the opening to the trap. Or, in the absence of bark, use an alternative covering. Lay
the sticks on two sides of the trap opening and cover with bark. The sticks should
hold the bark off the ground and over the trap to protect it from rain but allow for
easy access by the arthropods.
5. Mark the location of your trap and collect your unused materials. Leave pitfall traps
out for approximately 1 week in the fall or late spring, 3-4 weeks in winter or early
spring.
Step 4:
Removing the Traps in the Field/ Begin Sorting in Lab
1. Traps can be removed from the field by covering each container, and lifting the
liter bottle from the hole. Fill up the holes, they can be hazardous. Return to lab.
2. Students should recycle the antifreeze by decanting their samples into a beaker through
filter paper.
3. Samples can be sorted using a dissecting scope or the naked eye into like groups on Petri
plates, carefully keeping each pitfall sample separate. Discard/Don't use any organisms
smaller than 2 mm. They are most likely organisms that fell into the trap by mistake.
Step 5:
Continue Sorting and Begin Identification
1. Complete sorting and, using an ID key, begin identifying terrestrial invertebrates. If you
don’t know what species something is, then assign it a letter or number, such as spider 1,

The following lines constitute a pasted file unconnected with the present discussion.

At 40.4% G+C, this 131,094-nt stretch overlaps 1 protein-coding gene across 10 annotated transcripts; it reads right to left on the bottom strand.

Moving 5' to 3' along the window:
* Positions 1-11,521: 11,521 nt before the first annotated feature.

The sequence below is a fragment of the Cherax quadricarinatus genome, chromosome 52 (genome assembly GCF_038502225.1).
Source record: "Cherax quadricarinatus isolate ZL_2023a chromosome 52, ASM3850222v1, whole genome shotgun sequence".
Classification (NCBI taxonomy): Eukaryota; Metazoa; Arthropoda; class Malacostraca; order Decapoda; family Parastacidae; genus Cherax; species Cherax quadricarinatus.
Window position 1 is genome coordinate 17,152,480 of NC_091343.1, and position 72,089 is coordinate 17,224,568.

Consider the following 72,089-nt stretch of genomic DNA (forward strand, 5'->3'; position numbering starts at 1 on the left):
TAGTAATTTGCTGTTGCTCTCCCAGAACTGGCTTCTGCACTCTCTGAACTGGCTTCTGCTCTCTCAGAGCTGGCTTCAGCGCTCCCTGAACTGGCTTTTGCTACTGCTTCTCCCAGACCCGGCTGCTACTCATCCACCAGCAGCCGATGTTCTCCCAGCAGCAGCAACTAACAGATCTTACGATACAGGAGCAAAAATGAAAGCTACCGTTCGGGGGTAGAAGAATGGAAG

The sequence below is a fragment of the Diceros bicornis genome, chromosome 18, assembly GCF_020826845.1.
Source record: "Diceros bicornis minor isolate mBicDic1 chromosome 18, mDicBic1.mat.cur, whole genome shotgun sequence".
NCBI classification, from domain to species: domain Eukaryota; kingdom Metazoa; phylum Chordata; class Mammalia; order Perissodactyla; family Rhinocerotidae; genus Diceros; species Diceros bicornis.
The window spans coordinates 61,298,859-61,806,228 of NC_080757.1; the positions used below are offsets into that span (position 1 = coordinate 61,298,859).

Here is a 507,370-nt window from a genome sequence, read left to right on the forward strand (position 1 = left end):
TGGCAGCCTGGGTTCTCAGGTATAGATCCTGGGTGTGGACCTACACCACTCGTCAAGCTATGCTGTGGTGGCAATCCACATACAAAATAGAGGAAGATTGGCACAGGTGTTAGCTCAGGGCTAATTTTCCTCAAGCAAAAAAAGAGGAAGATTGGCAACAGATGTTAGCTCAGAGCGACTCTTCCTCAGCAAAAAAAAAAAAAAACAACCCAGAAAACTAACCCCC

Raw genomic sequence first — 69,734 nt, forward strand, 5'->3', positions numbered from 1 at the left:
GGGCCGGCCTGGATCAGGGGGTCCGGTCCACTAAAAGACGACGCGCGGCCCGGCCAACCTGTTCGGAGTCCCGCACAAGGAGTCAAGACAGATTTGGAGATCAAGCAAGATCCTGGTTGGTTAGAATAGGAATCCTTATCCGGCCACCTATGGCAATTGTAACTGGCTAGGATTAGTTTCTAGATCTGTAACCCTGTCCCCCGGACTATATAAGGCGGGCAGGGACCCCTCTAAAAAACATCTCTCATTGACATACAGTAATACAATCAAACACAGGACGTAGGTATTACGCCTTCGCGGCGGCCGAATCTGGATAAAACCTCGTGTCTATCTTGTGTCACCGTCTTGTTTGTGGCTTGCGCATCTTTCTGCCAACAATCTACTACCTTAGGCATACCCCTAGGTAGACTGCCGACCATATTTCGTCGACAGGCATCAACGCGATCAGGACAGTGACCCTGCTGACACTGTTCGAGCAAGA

spider 2, etc.
2. Option: Take digital pictures of difficult invertebrates
3. Record data in data sheets with appropriate names and numbers.
4. Option: preserve some specimens with labels for an insect collection.
Step 6:
Data Analysis
1. Compete a data table for all data
2. Graph your data comparing a restoration site compared to a non-restoration site.
Going FurtherLincoln-Way Community Prairie
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1. Using your data, explain utilizing your data the relationship between diversity of
plants and diversity of insects.
2. What benefits do insects have a prairie restoration?
3. If you were a restoration ecologist, how would you ensure that insects were
included in a restoration? Explain.
Additional resources –
Lincoln-Way Community Prairie
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Soil Insects - Lincoln-Way Community High School District 210